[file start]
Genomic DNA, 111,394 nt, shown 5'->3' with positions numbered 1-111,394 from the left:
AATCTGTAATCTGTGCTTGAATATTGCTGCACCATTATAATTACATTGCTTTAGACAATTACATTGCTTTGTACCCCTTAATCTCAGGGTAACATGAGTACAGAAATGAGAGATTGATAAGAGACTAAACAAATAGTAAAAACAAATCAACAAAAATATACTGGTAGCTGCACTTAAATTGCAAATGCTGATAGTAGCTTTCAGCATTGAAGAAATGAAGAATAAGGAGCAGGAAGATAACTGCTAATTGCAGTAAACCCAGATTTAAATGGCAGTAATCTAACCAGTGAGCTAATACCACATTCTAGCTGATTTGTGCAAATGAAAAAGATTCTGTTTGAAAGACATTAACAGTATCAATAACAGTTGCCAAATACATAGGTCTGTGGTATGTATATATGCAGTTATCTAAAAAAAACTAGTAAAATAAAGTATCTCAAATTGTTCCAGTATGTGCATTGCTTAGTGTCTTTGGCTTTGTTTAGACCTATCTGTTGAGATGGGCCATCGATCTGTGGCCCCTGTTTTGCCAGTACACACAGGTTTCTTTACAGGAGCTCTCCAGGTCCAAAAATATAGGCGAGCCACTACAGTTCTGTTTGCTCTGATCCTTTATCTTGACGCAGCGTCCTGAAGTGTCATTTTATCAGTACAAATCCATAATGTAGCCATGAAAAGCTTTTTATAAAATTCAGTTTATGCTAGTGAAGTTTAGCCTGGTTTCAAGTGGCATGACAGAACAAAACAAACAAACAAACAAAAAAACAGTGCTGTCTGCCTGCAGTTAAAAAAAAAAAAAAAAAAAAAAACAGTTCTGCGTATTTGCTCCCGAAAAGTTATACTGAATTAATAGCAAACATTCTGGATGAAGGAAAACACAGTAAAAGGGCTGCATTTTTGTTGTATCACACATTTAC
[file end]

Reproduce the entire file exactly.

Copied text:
Genomic DNA, 111,394 nt, shown 5'->3' with positions numbered 1-111,394 from the left:
AATCTGTAATCTGTGCTTGAATATTGCTGCACCATTATAATTACATTGCTTTAGACAATTACATTGCTTTGTACCCCTTAATCTCAGGGTAACATGAGTACAGAAATGAGAGATTGATAAGAGACTAAACAAATAGTAAAAACAAATCAACAAAAATATACTGGTAGCTGCACTTAAATTGCAAATGCTGATAGTAGCTTTCAGCATTGAAGAAATGAAGAATAAGGAGCAGGAAGATAACTGCTAATTGCAGTAAACCCAGATTTAAATGGCAGTAATCTAACCAGTGAGCTAATACCACATTCTAGCTGATTTGTGCAAATGAAAAAGATTCTGTTTGAAAGACATTAACAGTATCAATAACAGTTGCCAAATACATAGGTCTGTGGTATGTATATATGCAGTTATCTAAAAAAAACTAGTAAAATAAAGTATCTCAAATTGTTCCAGTATGTGCATTGCTTAGTGTCTTTGGCTTTGTTTAGACCTATCTGTTGAGATGGGCCATCGATCTGTGGCCCCTGTTTTGCCAGTACACACAGGTTTCTTTACAGGAGCTCTCCAGGTCCAAAAATATAGGCGAGCCACTACAGTTCTGTTTGCTCTGATCCTTTATCTTGACGCAGCGTCCTGAAGTGTCATTTTATCAGTACAAATCCATAATGTAGCCATGAAAAGCTTTTTATAAAATTCAGTTTATGCTAGTGAAGTTTAGCCTGGTTTCAAGTGGCATGACAGAACAAAACAAACAAACAAACAAAAAAACAGTGCTGTCTGCCTGCAGTTAAAAAAAAAAAAAAAAAAAAAAACAGTTCTGCGTATTTGCTCCCGAAAAGTTATACTGAATTAATAGCAAACATTCTGGATGAAGGAAAACACAGTAAAAGGGCTGCATTTTTGTTGTATCACACATTTAC